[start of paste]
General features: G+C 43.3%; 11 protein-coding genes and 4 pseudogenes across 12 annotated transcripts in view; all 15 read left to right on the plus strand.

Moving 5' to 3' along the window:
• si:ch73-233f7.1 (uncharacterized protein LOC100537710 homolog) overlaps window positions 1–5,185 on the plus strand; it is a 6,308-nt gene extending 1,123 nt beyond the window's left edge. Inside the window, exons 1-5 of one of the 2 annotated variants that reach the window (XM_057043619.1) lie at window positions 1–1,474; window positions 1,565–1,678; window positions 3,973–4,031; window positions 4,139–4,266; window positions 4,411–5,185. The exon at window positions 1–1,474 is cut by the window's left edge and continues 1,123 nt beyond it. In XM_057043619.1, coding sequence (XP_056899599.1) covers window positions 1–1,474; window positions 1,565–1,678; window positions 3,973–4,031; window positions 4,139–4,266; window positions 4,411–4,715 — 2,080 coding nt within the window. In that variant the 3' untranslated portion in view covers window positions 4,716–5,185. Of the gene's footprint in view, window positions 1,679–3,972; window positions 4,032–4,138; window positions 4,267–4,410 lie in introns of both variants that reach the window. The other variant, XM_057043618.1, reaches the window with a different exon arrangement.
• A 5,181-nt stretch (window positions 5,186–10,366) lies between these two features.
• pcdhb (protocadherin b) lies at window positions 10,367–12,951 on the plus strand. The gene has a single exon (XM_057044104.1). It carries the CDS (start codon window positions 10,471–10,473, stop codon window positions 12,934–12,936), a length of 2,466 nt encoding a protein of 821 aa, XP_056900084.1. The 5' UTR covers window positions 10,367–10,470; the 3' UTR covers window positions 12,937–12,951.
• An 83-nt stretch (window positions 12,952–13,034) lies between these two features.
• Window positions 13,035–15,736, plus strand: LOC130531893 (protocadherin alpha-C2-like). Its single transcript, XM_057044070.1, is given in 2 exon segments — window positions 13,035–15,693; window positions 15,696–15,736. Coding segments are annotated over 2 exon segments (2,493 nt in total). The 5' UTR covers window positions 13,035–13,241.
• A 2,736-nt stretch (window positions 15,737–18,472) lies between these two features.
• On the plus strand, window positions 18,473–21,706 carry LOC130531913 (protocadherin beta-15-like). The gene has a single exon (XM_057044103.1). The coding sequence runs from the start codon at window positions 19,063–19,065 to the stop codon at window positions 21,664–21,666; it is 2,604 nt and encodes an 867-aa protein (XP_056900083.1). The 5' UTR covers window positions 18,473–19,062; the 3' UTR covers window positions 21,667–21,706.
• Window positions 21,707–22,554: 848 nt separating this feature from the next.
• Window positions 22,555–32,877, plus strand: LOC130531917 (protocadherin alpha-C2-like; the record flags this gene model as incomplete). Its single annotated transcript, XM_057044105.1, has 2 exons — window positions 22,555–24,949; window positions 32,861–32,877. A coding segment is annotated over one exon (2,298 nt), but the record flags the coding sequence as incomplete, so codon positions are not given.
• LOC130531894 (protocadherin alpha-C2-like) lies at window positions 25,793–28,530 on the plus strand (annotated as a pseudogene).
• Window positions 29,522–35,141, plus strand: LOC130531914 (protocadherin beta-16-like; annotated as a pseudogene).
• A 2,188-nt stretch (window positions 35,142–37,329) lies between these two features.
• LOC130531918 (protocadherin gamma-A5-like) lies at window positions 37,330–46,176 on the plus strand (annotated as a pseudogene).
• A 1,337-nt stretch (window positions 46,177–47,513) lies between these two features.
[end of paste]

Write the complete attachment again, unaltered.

General features: G+C 43.3%; 11 protein-coding genes and 4 pseudogenes across 12 annotated transcripts in view; all 15 read left to right on the plus strand.

Moving 5' to 3' along the window:
• si:ch73-233f7.1 (uncharacterized protein LOC100537710 homolog) overlaps window positions 1–5,185 on the plus strand; it is a 6,308-nt gene extending 1,123 nt beyond the window's left edge. Inside the window, exons 1-5 of one of the 2 annotated variants that reach the window (XM_057043619.1) lie at window positions 1–1,474; window positions 1,565–1,678; window positions 3,973–4,031; window positions 4,139–4,266; window positions 4,411–5,185. The exon at window positions 1–1,474 is cut by the window's left edge and continues 1,123 nt beyond it. In XM_057043619.1, coding sequence (XP_056899599.1) covers window positions 1–1,474; window positions 1,565–1,678; window positions 3,973–4,031; window positions 4,139–4,266; window positions 4,411–4,715 — 2,080 coding nt within the window. In that variant the 3' untranslated portion in view covers window positions 4,716–5,185. Of the gene's footprint in view, window positions 1,679–3,972; window positions 4,032–4,138; window positions 4,267–4,410 lie in introns of both variants that reach the window. The other variant, XM_057043618.1, reaches the window with a different exon arrangement.
• A 5,181-nt stretch (window positions 5,186–10,366) lies between these two features.
• pcdhb (protocadherin b) lies at window positions 10,367–12,951 on the plus strand. The gene has a single exon (XM_057044104.1). It carries the CDS (start codon window positions 10,471–10,473, stop codon window positions 12,934–12,936), a length of 2,466 nt encoding a protein of 821 aa, XP_056900084.1. The 5' UTR covers window positions 10,367–10,470; the 3' UTR covers window positions 12,937–12,951.
• An 83-nt stretch (window positions 12,952–13,034) lies between these two features.
• Window positions 13,035–15,736, plus strand: LOC130531893 (protocadherin alpha-C2-like). Its single transcript, XM_057044070.1, is given in 2 exon segments — window positions 13,035–15,693; window positions 15,696–15,736. Coding segments are annotated over 2 exon segments (2,493 nt in total). The 5' UTR covers window positions 13,035–13,241.
• A 2,736-nt stretch (window positions 15,737–18,472) lies between these two features.
• On the plus strand, window positions 18,473–21,706 carry LOC130531913 (protocadherin beta-15-like). The gene has a single exon (XM_057044103.1). The coding sequence runs from the start codon at window positions 19,063–19,065 to the stop codon at window positions 21,664–21,666; it is 2,604 nt and encodes an 867-aa protein (XP_056900083.1). The 5' UTR covers window positions 18,473–19,062; the 3' UTR covers window positions 21,667–21,706.
• Window positions 21,707–22,554: 848 nt separating this feature from the next.
• Window positions 22,555–32,877, plus strand: LOC130531917 (protocadherin alpha-C2-like; the record flags this gene model as incomplete). Its single annotated transcript, XM_057044105.1, has 2 exons — window positions 22,555–24,949; window positions 32,861–32,877. A coding segment is annotated over one exon (2,298 nt), but the record flags the coding sequence as incomplete, so codon positions are not given.
• LOC130531894 (protocadherin alpha-C2-like) lies at window positions 25,793–28,530 on the plus strand (annotated as a pseudogene).
• Window positions 29,522–35,141, plus strand: LOC130531914 (protocadherin beta-16-like; annotated as a pseudogene).
• A 2,188-nt stretch (window positions 35,142–37,329) lies between these two features.
• LOC130531918 (protocadherin gamma-A5-like) lies at window positions 37,330–46,176 on the plus strand (annotated as a pseudogene).
• A 1,337-nt stretch (window positions 46,177–47,513) lies between these two features.